The Dangerous Dreamworld of Bret Stephens
Beware, fellow citizens, of the isolationist temptation. History itself has summoned America to lead. To slack off on that duty is necessarily to court disaster. Hear me: The inevitable alternative to American primacy is global chaos.
Members of the commentariat without number somehow carve out a living by reciting variations of this absurd litany. Few do so with less subtlety and a greater affinity for cliches than New York Times columnist Bret Stephens. Every few months Stephens takes it upon himself to remind readers of the consequences that will inevitably befall humankind if the United States, as he wrote in a recent piece, “turns its back on the world.”
For Stephens, and for other members of what we might call the Henny Penny school of punditry, Americans are always on the verge of abandoning the world, thereby allowing evil to triumph. Any moment now the sky will fall and it’s all going to be our fault.
Carrying the title, “Don’t Wish for a Post-Pax Americana,” his most recent column offers a case in point. Two unstated premises inform his argument: first, that Pax Americana accurately describes the existing global order; and second, that the workings of that Pax benefit men and women of good will everywhere. Put simply, to the extent that global peace and order exist, it’s as a direct result of American muscle and assertiveness. If you think a viable alternative exists, you’re kidding yourself.
Stephens inventories the baleful consequences sure to result from failing to uphold this Pax. They include “predatory behavior” by nations not given to following the rules; nuclear proliferation, leading to “miscalculation, accident and tragedy”; and economic distress, with global trade held hostage to “hostile powers and unexpected events.” Worst of all, with the passing of the Pax Americana, “liberal democracy would wither,” both abroad and here at home. All told, it makes for a grim picture.
Grim, but shot through with dishonesty. Stephens’s tribute to the Pax Americana is nothing if not selective. Among the matters that he overlooks is the predatory behavior of the United States as it initiates wars of choice in defiance of established norms; the ongoing trillion-dollar plus modernization of the U.S. nuclear strike force, incentivizing others to follow suit; Washington’s casual disruption of international trade whenever it suits some domestic constituency, such as Cuban Americans in Southern Florida; and, of course, the abysmal condition of American democracy, attributable at least in part to the post-Cold War (and post-9/11) follies that proponents of a Pax Americana vigorously supported.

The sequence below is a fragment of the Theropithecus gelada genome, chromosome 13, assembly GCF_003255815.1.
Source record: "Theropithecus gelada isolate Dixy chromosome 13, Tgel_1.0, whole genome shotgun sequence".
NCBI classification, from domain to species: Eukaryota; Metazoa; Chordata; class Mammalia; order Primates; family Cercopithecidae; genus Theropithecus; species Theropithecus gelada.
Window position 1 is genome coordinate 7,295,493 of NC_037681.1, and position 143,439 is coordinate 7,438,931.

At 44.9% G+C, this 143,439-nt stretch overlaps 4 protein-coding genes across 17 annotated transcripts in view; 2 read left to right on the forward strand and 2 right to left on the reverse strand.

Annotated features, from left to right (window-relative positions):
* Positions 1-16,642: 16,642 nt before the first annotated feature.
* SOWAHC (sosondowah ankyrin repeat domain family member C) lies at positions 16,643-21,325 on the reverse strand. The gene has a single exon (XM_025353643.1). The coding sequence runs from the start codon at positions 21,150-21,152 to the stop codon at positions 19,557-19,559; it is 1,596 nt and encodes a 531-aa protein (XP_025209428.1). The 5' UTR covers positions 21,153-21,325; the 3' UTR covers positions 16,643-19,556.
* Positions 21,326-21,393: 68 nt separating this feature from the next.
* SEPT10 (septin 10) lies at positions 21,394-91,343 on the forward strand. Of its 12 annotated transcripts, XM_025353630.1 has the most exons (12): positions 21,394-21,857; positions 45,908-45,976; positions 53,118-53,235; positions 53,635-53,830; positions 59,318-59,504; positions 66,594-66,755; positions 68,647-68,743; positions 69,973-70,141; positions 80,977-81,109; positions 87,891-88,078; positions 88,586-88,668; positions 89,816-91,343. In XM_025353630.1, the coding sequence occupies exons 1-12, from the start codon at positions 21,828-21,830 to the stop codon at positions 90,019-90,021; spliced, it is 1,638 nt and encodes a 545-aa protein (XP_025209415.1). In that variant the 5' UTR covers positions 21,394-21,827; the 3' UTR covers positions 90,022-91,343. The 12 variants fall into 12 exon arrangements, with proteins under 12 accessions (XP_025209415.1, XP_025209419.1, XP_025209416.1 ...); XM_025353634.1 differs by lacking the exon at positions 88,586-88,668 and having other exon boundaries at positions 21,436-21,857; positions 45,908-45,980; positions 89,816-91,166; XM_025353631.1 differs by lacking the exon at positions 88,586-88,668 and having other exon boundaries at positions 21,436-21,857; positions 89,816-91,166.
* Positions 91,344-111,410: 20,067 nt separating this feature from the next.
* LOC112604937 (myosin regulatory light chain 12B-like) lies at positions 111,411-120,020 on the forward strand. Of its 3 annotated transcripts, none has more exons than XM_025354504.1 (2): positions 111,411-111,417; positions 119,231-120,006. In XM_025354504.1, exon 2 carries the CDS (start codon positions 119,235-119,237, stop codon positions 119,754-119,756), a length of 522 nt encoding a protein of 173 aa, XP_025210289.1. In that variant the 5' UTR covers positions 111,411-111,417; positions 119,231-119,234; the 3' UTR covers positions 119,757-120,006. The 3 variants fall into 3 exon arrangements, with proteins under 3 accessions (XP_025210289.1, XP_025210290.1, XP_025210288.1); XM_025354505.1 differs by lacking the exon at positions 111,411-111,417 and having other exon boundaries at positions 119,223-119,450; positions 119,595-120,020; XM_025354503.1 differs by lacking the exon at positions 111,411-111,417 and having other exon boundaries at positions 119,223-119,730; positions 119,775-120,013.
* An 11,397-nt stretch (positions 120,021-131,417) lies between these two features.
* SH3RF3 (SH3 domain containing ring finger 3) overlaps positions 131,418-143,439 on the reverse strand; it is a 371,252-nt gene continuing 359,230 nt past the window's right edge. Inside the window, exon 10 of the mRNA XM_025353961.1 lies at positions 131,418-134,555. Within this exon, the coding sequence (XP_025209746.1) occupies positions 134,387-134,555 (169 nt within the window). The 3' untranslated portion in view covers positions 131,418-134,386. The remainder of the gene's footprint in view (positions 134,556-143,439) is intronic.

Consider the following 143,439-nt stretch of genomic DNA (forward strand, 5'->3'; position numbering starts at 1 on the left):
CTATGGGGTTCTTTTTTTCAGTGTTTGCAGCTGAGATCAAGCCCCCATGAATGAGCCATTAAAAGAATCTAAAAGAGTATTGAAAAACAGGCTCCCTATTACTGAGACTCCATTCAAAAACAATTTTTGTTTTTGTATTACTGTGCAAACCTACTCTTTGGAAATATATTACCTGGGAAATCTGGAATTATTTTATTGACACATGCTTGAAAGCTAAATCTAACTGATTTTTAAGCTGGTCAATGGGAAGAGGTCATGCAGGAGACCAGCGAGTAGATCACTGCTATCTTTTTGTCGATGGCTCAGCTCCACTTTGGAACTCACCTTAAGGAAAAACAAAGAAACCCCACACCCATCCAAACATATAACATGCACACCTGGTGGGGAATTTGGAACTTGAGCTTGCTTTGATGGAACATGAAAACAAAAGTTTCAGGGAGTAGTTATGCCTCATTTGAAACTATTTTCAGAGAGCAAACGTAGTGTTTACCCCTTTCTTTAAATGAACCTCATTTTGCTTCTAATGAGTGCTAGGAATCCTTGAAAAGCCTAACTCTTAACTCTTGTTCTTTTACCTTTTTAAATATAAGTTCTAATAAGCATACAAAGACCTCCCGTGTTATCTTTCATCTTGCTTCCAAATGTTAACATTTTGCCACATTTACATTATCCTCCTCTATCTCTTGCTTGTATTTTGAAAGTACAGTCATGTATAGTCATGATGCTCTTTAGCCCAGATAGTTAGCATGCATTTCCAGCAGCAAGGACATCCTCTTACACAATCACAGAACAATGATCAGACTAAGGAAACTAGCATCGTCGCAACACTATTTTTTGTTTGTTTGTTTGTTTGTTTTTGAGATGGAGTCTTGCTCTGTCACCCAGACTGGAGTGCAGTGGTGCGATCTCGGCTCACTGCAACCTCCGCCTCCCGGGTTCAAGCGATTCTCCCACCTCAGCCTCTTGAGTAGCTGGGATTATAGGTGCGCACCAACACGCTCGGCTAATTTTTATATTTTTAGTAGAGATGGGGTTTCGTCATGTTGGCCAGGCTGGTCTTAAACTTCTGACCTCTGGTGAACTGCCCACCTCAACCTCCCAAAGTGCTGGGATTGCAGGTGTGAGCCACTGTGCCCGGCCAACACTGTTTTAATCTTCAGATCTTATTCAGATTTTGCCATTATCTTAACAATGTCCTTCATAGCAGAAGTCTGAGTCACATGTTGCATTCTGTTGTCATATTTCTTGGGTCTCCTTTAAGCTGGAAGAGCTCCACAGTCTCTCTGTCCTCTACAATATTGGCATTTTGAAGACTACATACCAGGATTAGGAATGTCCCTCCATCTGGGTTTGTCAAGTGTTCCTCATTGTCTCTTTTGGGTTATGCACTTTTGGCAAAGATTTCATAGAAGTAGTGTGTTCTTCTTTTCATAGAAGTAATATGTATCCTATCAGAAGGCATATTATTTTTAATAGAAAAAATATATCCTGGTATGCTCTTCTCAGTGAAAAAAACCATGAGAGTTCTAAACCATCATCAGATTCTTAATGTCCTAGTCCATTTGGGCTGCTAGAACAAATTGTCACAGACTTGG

Stephens numbers among those who promoted those follies, not least of all the 2003 invasion of Iraq. On going to war with Saddam, he was all in. In a matter of weeks after the fall of Baghdad, Stephens felt certain that events had rendered a definitive judgment. “The defeat of Saddam Hussein is a great achievement,” he wrote. The naysayers had been proven wrong. The Iraq war “did not turn into a bloody quagmire.” By year’s end, with U.S. forces now bogged down in what was indeed a bloody quagmire, Stephens was still insisting that the war was going well. Operation Iraqi Freedom had “exceeded nearly every expectation,” he argued.
With his penchant for prematurely spiking the football, Stephens expects the current showdown over Ukraine to serve as a redemptive moment, reaffirming the indispensability of American global leadership. So he gives Biden “full credit for masterly crisis management,” which includes “whipping into line our European allies,” deploying additional U.S. troops to the region, “refusing to negotiate at Ukraine’s expense,” and threatening sanctions “that, for once, have real teeth.” There is, in that catalog of achievements, more than a small amount of wishful thinking, especially when adding to the mix Biden’s vow that under no circumstances will U.S. troops come to Ukraine’s defense. If Biden believes in a Pax Americana, it excludes Ukraine.
I make no pretense of being able to decipher Vladimir Putin’s motives in instigating this crisis. I do take seriously his insistence that Russia has a legitimate sphere of influence, which must include Ukraine. I’m guessing that Bret Stephens entertains similar feelings about U.S. relations with Canada and Mexico.
Whether or not a Pax Americana ever existed is an interesting question, best left to scholars to decide. But one thing I know for certain. Today, the erstwhile unipolar order is gone for good. We live in a multipolar world disinclined to take its marching orders from Washington. Bret Stephens numbers among those who believe that throwing our weight around provides the best way to get back on top. In fact, this is a recipe for further diminishing American power.
Having squandered trillions in needless wars in the Greater Middle East and with the world facing an existential climate crisis, the United States has more important matters to tend to than nursing further delusions about a Pax Americana. The sooner Bret Stephens figures that out the better.
Andrew J. Bacevich, TAC’s writer at large, is president of the Quincy Institute for Responsible Statecraft.